Long before it became fashionable to question the economics of the nuclear industry, Sweet went against the prevailing assumptions of the then Central Electricity Generating Board, that nuclear energy would be either safe or cheap. As such, he became the leader of an expanding group of environmental activists and academics and took a leading role in opposing the development of what has since become the Thorp reprocessing plant, at the 1977 Windscale Inquiry.
Sweet's opposition to the nuclear industry was deeply felt and reinforced by his antagonism to nuclear armaments. Educated at the London School of Economics, he joined the Communist Party at the end of the Second World War. Evacuation to a Welsh mining village in that war had taught him a fierce socialism and the Communist Party gave him access to some of the brightest left-wing minds of his day.
Amongst men like Bertrand Russell, J.D. Bernal, John Berger and Eric Hobsbawm, the young Sweet found himself a vocation with the British Peace Committee. Acting for 12 difficult years as its Secretary, Sweet had the distinction of inviting Picasso to a congress of the committee, only to be forced by the British authorities to cancel the event after Picasso had arrived.
Needless to say, if the British authorities found the younger Sweet tricky to handle, so did the Communist Party, whose line he consistently flouted. He left it in the early 1970s to lecture at the then South Bank Polytechnic. Here, he founded the highly valued Centre for Energy Studies and began his long-term crusade against nuclear power and the dangers of nuclear proliferation.
As well as leading the denunciation of nuclear reprocessing, he became one of the leading British advocates of renewable energy. He was asked in the early 1980s by the European Parliament's Science and Technology Options Assessment unit (STOA) to examine the future of Europe's nuclear fusion programme. His report, put together with a number of scientific advisers, was the first important independent analysis of the billions of ecu going to fusion research and it was damning.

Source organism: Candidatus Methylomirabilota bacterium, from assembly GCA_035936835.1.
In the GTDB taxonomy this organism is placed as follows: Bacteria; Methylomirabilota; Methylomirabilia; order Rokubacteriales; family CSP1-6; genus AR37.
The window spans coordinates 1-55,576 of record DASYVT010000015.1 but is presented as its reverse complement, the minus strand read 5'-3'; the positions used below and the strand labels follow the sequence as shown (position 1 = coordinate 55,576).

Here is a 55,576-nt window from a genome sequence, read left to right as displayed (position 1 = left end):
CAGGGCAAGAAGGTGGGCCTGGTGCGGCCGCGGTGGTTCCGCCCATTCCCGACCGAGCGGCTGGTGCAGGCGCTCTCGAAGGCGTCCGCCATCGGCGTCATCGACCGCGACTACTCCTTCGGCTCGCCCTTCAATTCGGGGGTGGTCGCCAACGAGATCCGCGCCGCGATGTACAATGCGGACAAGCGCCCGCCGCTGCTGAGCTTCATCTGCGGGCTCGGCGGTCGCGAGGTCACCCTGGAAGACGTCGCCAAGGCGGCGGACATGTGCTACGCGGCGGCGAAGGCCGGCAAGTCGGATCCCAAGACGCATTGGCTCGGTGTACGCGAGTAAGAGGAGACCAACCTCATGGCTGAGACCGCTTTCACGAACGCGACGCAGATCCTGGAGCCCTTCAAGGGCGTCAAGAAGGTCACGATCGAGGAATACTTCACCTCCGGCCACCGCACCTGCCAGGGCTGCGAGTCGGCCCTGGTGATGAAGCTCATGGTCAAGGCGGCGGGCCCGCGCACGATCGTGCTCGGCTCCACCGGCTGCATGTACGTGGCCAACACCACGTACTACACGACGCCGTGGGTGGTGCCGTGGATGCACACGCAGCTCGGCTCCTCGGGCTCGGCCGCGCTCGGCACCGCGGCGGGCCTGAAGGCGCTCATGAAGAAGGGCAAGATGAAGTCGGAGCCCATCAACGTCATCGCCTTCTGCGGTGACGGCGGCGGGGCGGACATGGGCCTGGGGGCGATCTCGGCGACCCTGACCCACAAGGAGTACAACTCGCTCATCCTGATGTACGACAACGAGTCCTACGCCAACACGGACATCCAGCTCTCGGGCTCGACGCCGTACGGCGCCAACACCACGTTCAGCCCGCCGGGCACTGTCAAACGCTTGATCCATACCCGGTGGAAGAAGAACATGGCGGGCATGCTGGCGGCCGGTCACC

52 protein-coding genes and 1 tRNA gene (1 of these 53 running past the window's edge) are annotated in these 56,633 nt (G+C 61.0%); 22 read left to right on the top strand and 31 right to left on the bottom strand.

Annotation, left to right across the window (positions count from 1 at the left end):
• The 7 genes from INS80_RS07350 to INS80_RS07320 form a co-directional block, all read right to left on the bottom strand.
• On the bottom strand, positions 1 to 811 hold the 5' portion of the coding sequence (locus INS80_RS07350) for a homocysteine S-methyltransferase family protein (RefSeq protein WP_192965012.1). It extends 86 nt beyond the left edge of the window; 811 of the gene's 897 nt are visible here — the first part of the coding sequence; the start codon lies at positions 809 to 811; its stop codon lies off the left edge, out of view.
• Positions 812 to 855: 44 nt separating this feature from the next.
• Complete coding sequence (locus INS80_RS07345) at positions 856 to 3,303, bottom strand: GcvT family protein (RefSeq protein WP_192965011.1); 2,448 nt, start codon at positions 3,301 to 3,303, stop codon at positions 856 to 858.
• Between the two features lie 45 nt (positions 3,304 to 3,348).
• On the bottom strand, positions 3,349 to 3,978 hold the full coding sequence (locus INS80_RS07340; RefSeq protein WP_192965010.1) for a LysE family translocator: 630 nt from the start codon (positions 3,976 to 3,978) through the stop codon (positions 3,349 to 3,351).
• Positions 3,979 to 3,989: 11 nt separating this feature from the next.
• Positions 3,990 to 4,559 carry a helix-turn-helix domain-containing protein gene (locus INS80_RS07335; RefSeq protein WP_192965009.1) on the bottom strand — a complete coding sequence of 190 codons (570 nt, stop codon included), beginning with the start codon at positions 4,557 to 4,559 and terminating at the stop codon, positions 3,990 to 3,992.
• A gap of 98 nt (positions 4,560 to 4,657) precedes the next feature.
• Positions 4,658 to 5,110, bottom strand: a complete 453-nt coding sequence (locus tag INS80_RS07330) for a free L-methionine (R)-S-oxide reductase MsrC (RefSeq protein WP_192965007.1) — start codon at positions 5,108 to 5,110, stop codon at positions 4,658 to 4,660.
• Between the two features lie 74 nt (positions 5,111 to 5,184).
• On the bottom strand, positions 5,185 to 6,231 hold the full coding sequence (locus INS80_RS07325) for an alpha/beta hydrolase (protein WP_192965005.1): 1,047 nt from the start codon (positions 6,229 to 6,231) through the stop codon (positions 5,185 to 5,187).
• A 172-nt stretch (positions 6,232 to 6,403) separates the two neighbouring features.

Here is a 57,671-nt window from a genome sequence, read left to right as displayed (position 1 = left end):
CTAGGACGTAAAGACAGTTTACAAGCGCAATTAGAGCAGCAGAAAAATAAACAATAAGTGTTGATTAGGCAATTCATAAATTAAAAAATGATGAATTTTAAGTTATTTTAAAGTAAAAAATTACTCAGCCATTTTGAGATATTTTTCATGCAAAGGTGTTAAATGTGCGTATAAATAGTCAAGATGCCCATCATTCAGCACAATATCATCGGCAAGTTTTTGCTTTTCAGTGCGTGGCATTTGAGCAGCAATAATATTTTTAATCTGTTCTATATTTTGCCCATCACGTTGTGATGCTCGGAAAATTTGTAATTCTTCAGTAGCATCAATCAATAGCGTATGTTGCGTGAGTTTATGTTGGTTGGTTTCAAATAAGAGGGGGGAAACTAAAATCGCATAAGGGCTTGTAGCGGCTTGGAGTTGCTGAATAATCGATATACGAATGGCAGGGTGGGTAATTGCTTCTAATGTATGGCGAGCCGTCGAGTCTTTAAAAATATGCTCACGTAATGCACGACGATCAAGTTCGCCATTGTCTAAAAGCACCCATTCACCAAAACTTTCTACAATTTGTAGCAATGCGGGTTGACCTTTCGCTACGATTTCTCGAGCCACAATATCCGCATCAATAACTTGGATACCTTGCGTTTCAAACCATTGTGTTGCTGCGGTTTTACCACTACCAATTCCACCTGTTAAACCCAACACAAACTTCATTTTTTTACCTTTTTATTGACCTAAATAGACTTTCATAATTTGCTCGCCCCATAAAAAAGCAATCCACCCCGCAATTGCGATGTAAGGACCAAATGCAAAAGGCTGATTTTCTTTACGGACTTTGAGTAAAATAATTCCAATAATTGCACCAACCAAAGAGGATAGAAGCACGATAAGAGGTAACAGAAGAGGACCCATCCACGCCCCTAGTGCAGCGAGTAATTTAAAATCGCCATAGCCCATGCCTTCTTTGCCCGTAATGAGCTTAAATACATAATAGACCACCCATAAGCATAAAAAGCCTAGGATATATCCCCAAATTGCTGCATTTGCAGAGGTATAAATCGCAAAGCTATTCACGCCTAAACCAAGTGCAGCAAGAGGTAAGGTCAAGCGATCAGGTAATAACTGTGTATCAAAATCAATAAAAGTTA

Put at its simplest, Sweet's conclusion was that a research effort culminating with something useful only in 2060, if then, was hardly amenable to any kind of serious economic evaluation and had huge opportunity costs. The time-scale and money involved was in itself a huge revelation and created a widespread feeling in electricity circles that fusion - for all its promise - would never be economic. Ironically, his view that the fusion programme was a monstrous waste of EU money brought him the private plaudits of his former enemies in the nuclear fission industry; a fact which amused him.
Sweet was an unashamed polemicist. He made no secret of his detestation of laissez-faire capitalism and neoclassical economics and he attacked them with a style and verve that gained him the respect of his opponents.
If he sometimes seemed to be out of tune with the fashions of his time, fashion had a habit of catching up with him. In mid-1990s Britain, few people now put bets on more nuclear power stations, nuclear reprocessing is widely regarded as unnecessary and renewable energy is seen as vital for the future. Some are even questioning the value of neoclassicism. Colin Sweet would be pleased about that.
Colin Sweet, political activist: born 11 June 1927; married (two sons, one daughter); died 5 June 1995.